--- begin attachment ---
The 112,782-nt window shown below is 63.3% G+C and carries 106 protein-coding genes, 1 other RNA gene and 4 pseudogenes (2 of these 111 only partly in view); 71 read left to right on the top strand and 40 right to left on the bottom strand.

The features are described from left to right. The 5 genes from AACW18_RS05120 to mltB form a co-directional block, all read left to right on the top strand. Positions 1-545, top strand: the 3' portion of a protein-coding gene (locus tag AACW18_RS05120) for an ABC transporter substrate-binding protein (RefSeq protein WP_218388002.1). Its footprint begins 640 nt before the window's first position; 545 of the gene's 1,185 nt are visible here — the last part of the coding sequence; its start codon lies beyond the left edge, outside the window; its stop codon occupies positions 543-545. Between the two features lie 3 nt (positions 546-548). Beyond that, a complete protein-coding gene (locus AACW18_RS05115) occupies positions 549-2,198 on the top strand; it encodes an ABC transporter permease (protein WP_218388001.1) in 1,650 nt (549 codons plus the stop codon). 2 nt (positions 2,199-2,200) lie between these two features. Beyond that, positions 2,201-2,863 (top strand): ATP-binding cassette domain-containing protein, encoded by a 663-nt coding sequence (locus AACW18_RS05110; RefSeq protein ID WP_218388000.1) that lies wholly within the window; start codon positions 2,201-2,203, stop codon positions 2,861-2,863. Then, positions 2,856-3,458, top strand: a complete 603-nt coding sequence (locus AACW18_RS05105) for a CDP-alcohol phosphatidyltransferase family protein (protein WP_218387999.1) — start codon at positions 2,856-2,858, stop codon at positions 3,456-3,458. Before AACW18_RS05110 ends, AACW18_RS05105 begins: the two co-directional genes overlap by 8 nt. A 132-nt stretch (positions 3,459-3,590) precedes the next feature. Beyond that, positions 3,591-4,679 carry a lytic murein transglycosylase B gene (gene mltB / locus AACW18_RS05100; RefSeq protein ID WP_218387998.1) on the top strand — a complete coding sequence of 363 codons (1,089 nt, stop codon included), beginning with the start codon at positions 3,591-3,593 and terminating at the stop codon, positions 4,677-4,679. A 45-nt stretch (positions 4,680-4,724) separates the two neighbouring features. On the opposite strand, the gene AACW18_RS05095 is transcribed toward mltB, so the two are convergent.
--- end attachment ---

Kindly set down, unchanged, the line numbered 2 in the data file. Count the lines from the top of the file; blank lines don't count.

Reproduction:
The features are described from left to right. The 5 genes from AACW18_RS05120 to mltB form a co-directional block, all read left to right on the top strand. Positions 1-545, top strand: the 3' portion of a protein-coding gene (locus tag AACW18_RS05120) for an ABC transporter substrate-binding protein (RefSeq protein WP_218388002.1). Its footprint begins 640 nt before the window's first position; 545 of the gene's 1,185 nt are visible here — the last part of the coding sequence; its start codon lies beyond the left edge, outside the window; its stop codon occupies positions 543-545. Between the two features lie 3 nt (positions 546-548). Beyond that, a complete protein-coding gene (locus AACW18_RS05115) occupies positions 549-2,198 on the top strand; it encodes an ABC transporter permease (protein WP_218388001.1) in 1,650 nt (549 codons plus the stop codon). 2 nt (positions 2,199-2,200) lie between these two features. Beyond that, positions 2,201-2,863 (top strand): ATP-binding cassette domain-containing protein, encoded by a 663-nt coding sequence (locus AACW18_RS05110; RefSeq protein ID WP_218388000.1) that lies wholly within the window; start codon positions 2,201-2,203, stop codon positions 2,861-2,863. Then, positions 2,856-3,458, top strand: a complete 603-nt coding sequence (locus AACW18_RS05105) for a CDP-alcohol phosphatidyltransferase family protein (protein WP_218387999.1) — start codon at positions 2,856-2,858, stop codon at positions 3,456-3,458. Before AACW18_RS05110 ends, AACW18_RS05105 begins: the two co-directional genes overlap by 8 nt. A 132-nt stretch (positions 3,459-3,590) precedes the next feature. Beyond that, positions 3,591-4,679 carry a lytic murein transglycosylase B gene (gene mltB / locus AACW18_RS05100; RefSeq protein ID WP_218387998.1) on the top strand — a complete coding sequence of 363 codons (1,089 nt, stop codon included), beginning with the start codon at positions 3,591-3,593 and terminating at the stop codon, positions 4,677-4,679. A 45-nt stretch (positions 4,680-4,724) separates the two neighbouring features. On the opposite strand, the gene AACW18_RS05095 is transcribed toward mltB, so the two are convergent.